In his introduction to Three Centuries of American Poetry: 1623-1923, editor Robert D. Richardson, Jr., cuts straight to the chase in order to defray any criticism that this new anthology of poets is just another lump in the already overstuffed shirt of the Western canon. To quote Richardson, "There ain't no canon. There ain't going to be any canon. There never has been a canon. That's the canon." Though Richardson's collection doesn't totally debunk literary tradition, it does attempt to widen perceptions about poetry and literature in general. Rather than posing as a who's who of American poetry, Richardson and co-editor Allen Mandlebaum explore poetry's various forms. Their refreshing approach emphasizes diversity and invention. The collection places anonymous hymns and spirituals side by side with the big names in American literature. In the end, what Three Centuries of American Poetry reminds us is that poetry is a fluid form. A canon is a standard, a fixed point by which measurements are drawn; in short, canons are static. Poetry is ever-changing. Richardson and Mandlebaum's vision treats poetry as part of a grand continuum. In the spirit of this celebration of verse, here's a brief look at four poets writing today who excite us with their unique creations.
Those who known Michael Ondaatje as author of the best-selling novel The English Patient might be surprised to find out that Ondaatje is an also an accomplished poet. His new book entitled Handwriting deals with the imprints or impressions humans make on the natural world. Writing beautifully about his native country of Sri Lanka, Ondaatje's poems take us in and out of the teeming jungles that form such an important part of his country's character. But Ondaatje is not what one would call a nature poet. His interest lies more in watching humans struggling against greater forces. In Buried Ondaatje follows a bronze buddha as it is taken from a temple into the jungle to be hidden from thieves during war. Through minimal line construction he builds a remarkably lyrical description that intertwines religion and myth into his characters' encounters with the lush yet unforgiving landscape. Here individuals struggle under religious law and natural law as the poem reveals its complex and haunting portrayal of the immutable spirit of humanity and the indomitable power of nature.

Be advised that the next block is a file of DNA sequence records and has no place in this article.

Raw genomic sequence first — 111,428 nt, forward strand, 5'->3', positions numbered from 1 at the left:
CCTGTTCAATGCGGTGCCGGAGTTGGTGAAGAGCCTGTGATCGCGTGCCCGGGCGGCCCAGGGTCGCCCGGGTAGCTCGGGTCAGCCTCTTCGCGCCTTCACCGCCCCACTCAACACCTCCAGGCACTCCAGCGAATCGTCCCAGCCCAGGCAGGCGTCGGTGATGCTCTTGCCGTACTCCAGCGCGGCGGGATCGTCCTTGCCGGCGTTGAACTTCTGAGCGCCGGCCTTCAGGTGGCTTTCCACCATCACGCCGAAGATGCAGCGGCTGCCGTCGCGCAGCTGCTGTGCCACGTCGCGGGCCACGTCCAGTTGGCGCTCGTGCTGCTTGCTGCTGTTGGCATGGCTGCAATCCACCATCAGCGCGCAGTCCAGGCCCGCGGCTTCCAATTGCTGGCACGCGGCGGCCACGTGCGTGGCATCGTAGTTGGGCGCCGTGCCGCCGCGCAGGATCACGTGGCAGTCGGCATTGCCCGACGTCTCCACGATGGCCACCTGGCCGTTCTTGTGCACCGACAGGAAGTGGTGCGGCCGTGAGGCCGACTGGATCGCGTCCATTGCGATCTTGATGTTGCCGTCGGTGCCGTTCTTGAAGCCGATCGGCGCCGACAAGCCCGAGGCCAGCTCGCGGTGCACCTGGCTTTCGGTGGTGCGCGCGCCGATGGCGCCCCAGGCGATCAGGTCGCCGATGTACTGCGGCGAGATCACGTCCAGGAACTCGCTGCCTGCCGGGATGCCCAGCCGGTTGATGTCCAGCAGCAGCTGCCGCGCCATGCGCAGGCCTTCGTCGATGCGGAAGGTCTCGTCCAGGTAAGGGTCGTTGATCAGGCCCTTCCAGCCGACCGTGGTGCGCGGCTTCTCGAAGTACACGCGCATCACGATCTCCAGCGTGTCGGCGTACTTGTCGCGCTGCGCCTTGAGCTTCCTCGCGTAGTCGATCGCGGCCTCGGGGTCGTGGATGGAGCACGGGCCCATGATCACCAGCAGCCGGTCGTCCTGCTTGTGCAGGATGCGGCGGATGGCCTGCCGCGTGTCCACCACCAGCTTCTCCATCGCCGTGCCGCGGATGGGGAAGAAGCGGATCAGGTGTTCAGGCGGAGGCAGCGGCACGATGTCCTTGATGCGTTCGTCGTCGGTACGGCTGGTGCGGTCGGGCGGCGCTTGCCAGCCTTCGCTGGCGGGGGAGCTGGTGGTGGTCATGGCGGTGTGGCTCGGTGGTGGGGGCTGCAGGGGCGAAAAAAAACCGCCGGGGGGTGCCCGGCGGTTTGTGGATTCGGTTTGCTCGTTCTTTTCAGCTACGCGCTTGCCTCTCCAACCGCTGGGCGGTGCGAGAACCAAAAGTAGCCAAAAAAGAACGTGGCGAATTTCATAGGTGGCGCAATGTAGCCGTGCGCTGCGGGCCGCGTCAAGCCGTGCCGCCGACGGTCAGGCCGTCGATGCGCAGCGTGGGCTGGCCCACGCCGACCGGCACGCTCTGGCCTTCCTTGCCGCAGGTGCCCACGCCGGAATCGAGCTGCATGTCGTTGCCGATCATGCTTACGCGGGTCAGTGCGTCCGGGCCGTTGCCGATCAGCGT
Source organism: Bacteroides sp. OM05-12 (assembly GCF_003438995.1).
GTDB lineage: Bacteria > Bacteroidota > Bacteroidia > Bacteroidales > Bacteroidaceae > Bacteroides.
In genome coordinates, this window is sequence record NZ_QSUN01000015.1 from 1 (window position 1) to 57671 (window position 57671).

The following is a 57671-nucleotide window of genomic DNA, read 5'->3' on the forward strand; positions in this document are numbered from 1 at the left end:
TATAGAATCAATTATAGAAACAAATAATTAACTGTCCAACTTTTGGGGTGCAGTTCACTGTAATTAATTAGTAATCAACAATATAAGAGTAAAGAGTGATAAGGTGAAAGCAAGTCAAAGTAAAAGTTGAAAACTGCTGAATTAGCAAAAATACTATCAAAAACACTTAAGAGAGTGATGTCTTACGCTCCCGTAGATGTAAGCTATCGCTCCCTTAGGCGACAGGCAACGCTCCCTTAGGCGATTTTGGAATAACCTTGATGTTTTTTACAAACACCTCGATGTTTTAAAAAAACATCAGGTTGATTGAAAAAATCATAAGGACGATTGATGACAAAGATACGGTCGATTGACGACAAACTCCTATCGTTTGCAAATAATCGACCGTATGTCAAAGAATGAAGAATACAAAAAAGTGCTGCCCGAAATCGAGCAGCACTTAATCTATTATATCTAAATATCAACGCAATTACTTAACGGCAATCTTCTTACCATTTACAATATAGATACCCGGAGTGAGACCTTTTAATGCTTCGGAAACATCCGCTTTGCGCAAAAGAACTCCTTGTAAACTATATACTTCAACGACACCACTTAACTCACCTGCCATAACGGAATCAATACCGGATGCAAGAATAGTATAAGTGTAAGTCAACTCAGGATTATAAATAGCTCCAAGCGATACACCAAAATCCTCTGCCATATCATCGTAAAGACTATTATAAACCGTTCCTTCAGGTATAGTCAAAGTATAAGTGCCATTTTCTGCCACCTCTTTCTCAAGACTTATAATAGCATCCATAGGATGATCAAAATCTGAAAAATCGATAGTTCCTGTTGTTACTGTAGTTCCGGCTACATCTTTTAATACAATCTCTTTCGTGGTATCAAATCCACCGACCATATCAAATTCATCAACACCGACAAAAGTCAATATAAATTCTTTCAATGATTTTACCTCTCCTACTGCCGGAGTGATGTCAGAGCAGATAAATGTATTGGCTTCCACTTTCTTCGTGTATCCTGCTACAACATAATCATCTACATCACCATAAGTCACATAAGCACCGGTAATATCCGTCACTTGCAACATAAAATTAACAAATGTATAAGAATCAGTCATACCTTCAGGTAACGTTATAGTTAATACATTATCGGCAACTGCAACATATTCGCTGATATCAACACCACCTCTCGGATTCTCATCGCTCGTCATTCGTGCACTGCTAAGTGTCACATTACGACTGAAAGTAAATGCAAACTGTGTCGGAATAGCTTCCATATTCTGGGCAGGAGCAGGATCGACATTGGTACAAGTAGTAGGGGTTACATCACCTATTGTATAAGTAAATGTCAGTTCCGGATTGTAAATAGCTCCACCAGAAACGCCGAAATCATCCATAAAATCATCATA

Like Ondaatje, Philip Levine builds grandiloquent portraits out of regional materials. Instead of bejeweled buddhas, Levine deals in slag heaps, sliding garage doors, poolhalls, and parking lots. Writing about the industry-worn landscape of Michigan in The Mercy, Levine finds inspiration in industrial images. In the poem Drum, oil barrels and trash mounds transform into the sleeping forms of "A Carthaginian outpost sent/ to guard the waters of the west." Here and elsewhere Levine makes imaginative discoveries out of his surroundings. In forgotten refuse, Levine sees an ancient army. Throughout his new collection discoveries such as these are made. Yet Levine's great gift as a poet lies not only in his keen eye for catching surprising associations, but in his compassion. Levine's poems will dovetail from imaginative daydreams into powerful meditations that explore suffering, time, and transcendence. Through a hard-won alchemy that sets life against industry, humans versus machines, Levine addresses hopes, aspirations, and desires. More than a poet of things, he is a poets of beings, a chronicler of individuals and families whose lives are tied to a land of machines. All of the poems that comprise The Mercy involve us in Levine's understanding of not only the details of labor but the lives hidden deep within industry's shadows.
Unlike Ondaatje and Levine's somewhat geocentric work, Louise Gluck's new book Vita Nova focuses on less easily identifiable terrain. In the collection's title poem, Gluck coolly relays the particulars of a dream. Gluck often uses abstract concepts for launching the themes in her work, choosing dreams, memories, myths, or philosophical conundrums as keys to her poetic explorations. Vita Nova's recurring theme is grief. The poems in her book repeatedly express the sorrow of losing a loved one. Through her artistry Gluck seeks to position her grief in relation to herself and to the other forces that shape her life. Yet balancing sorrow with life doesn't make poetry. What carries the book is Gluck's voice. Using a verse form of her own invention, she manages to sound both elegant and informal in her maneuvers with and around her sorrow. Her writing style invokes a grave tone that sounds graceful and profound even when syntax belays informality. Gluck is a true master of her language in the manner by which she draws her life-learned themes out of the carefully staged, elegant yet powerful lines of her art.
Like Gluck, Rita Dove, the greatly heralded former Poet Laureate of the United States, is less a poet of place and more an archaeologist of the self. Yet unlike Gluck, Dove's sense of self is closely interwoven with her deeply felt pride in race. Several poems in her new collection On the Bus with Rosa Parks find her telling tales of women who fought for racial equality through peaceful action in their everyday lives. In Rosa a short, quiet, and beautiful homage Dove honors the power of Rosa Parks's political action by matching the simplicity and dignity of Parks's protest with a simple, memorable poem. Doing nothing was the doing Dove says of Parks, and this beautiful line both encapsulates and honors Parks's courageous action. The subtle lyrical strength of this powerful poem testifies not only to Rosa Parks but to Rita Dove and the power her words will have over generations to come.
Whether addressing a place or a feeling, private or political action, poetry lives through individuals and their voices. So forget the Western canon and try out some new poetry this spring. Maybe April will turn out better than predicted.